Alismataceae – Arrowhead Family
Aquatic monocots with flower parts in multiples of three, with green sepals and white petals. Female reproductive parts are apocarpous, meaning that flowers have many, unfused, prominent pistils that mature into small, round disks of many dry achenes. Flowers can have three, six, or multiple stamens. Members of Alismataceae have basal leaves with long, parallel veins, which is characteristic of all monocots. North America is home to five genera and multiple species that all similarly produce starchy, edible roots.
Alisma trivale – Water Plantain
Species Code: ALTR
Habit: Perennial, emergent, obligate wetland forb growing upright with basally erect leaves ranging from 10 to 30 cm long with single inflorescence stalk able to reach 80 to 120 cm tall. Grows from a fleshy underground corm embedded in aquatic substrate.
Leaves: Narrowly-elliptical leaves have parallel veins and long petioles all originating from the plant’s base.
Flowers: Inflorescence is a tall panicle of whorled, oppositely arranged delicate branches that end in umbel-like inflorescences or individual flowers. Each flower has three 5 mm long white petals, three alternating green sepals, a yellow center of reproductive parts, and and inferior ovary. Many stamens with six or more prominent pistils.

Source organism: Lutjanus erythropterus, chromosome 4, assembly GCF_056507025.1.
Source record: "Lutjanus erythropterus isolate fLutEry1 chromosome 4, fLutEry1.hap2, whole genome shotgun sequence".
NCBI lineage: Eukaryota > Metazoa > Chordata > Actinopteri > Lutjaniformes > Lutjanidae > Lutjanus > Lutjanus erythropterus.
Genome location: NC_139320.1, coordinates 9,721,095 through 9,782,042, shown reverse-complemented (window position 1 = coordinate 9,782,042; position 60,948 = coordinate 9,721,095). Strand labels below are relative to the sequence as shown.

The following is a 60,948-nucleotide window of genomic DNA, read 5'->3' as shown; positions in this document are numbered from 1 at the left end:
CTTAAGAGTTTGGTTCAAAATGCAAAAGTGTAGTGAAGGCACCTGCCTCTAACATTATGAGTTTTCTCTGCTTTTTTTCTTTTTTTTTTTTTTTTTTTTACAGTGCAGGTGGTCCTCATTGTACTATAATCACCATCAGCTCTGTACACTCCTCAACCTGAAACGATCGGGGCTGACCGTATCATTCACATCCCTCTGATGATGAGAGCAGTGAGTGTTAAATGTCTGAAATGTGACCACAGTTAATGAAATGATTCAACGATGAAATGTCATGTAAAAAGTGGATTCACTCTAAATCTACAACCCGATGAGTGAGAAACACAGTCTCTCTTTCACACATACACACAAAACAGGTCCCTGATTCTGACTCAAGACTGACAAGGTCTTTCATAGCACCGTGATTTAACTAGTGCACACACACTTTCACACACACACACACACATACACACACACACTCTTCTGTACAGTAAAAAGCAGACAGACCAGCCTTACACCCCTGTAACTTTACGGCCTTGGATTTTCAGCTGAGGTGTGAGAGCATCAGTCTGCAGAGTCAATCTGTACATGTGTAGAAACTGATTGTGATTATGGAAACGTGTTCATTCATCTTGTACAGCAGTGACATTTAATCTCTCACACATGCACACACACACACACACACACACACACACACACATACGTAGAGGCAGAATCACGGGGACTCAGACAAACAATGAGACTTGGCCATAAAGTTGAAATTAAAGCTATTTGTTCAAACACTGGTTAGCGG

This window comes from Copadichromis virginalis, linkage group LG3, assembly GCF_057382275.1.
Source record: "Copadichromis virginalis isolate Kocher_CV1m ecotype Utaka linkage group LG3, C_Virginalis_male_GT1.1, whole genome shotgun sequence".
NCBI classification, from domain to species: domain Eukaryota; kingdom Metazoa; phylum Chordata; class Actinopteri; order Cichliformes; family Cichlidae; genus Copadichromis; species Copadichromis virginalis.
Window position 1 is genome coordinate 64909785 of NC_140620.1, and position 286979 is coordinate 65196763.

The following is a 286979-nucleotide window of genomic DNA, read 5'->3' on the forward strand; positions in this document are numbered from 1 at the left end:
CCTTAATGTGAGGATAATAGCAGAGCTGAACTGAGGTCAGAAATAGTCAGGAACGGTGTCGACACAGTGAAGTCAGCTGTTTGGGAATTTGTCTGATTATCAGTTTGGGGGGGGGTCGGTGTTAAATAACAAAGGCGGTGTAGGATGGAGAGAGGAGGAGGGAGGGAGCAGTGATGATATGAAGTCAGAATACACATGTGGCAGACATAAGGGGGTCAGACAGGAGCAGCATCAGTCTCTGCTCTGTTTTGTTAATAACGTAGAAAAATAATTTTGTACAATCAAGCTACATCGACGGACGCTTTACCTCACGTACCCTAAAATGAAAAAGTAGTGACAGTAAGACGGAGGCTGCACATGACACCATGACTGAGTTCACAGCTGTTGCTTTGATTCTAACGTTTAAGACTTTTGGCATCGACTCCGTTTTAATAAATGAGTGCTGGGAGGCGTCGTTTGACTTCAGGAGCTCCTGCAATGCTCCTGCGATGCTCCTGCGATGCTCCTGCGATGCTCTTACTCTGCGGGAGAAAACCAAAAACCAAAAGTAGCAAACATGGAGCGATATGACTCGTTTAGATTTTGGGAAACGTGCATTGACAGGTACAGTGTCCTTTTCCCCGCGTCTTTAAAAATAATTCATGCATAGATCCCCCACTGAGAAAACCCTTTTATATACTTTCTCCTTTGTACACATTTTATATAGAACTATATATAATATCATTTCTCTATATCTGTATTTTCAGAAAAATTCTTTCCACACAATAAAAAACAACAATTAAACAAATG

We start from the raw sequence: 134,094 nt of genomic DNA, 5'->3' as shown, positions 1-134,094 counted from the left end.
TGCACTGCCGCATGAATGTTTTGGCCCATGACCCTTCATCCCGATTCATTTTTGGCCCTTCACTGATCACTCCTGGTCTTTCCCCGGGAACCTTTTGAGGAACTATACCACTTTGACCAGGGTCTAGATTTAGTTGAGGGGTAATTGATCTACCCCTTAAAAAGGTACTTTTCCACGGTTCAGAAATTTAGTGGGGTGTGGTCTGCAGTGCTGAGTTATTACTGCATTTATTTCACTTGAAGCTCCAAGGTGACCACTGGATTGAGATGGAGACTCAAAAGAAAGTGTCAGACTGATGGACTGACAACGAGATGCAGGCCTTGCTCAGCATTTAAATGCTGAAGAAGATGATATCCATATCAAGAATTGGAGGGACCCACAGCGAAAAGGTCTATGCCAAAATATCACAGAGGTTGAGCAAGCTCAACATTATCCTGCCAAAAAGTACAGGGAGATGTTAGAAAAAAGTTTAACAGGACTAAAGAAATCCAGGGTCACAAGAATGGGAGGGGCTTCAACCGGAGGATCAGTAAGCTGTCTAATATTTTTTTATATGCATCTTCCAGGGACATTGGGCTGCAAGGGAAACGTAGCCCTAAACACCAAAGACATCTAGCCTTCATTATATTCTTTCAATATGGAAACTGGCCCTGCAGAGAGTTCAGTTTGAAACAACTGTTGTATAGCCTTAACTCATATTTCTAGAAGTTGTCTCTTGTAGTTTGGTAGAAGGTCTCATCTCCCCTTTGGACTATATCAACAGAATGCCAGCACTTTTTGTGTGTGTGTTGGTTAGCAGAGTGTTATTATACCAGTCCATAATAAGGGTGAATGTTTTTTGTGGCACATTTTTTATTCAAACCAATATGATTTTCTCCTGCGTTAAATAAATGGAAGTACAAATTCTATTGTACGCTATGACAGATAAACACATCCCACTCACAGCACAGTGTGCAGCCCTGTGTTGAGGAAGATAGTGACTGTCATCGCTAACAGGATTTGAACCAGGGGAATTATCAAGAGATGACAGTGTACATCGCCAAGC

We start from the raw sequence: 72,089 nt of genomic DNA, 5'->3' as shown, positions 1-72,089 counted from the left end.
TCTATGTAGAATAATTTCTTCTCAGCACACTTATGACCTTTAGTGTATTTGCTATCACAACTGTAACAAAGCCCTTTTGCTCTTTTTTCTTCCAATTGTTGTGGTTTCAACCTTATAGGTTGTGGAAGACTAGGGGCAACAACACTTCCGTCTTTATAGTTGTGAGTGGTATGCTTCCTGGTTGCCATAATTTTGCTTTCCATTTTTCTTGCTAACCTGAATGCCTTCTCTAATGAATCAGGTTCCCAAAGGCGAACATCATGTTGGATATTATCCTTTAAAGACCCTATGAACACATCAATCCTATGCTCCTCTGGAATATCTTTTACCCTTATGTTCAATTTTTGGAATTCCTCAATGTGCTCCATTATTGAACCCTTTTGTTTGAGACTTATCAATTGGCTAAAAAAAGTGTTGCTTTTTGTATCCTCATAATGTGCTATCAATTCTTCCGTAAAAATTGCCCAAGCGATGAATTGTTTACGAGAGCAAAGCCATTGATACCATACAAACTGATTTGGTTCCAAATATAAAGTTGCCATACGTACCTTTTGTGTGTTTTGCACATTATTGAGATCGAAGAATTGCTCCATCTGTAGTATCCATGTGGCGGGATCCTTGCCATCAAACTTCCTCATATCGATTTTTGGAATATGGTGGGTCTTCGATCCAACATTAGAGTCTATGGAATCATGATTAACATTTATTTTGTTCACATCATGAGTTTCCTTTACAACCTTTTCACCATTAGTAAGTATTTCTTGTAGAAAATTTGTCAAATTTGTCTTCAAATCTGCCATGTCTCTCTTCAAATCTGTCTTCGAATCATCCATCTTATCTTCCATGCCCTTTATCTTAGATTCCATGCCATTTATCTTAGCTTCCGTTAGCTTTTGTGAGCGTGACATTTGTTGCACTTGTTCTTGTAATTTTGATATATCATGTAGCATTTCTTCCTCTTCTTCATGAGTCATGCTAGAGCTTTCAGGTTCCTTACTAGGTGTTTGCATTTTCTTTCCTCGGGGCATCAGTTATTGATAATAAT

Fruits: Round disks of multiple dry achenes consisting of 10 to 20 individual light brown seeds.
Ecology: OBL, Obligate Wetland Plant – found in vernal pools and standing water. 
Notes: Corms are acrid when raw but said to be edible after careful cooking and drying. the young, cooked plants are also edible. Medicinally, leaves can be applied as a stimulating poultice for bruises and swelling. Alisma roots reportedly lower cholesterol, blood pressure, as well as blood sugar levels. The powdered seed is astringent, used to stop bleeding but may cause sterility .
Elpel, T. J., Botany in a Day: The Patterns Method of Plant Identification. HOPS Press, 2004. 155.
 Guard, J. (1995). Wetland Plants of Oregon and Washington. Lone Pine Publishing, Edmonton, Alberta.71.
 Pojar, J., Mackinnon, A., Editors (2004). Plants of the Pacific Northwest Coast. Lone Pine Publishing, Vancouver, Canada. 337
 USDA Plants Database: <https://plants.usda.gov/core/profile?symbol=ALTR7>
 Olsen, Larry Dean. Outdoor Survival Skills. Bridgham Young University. Provo, UT. 1972.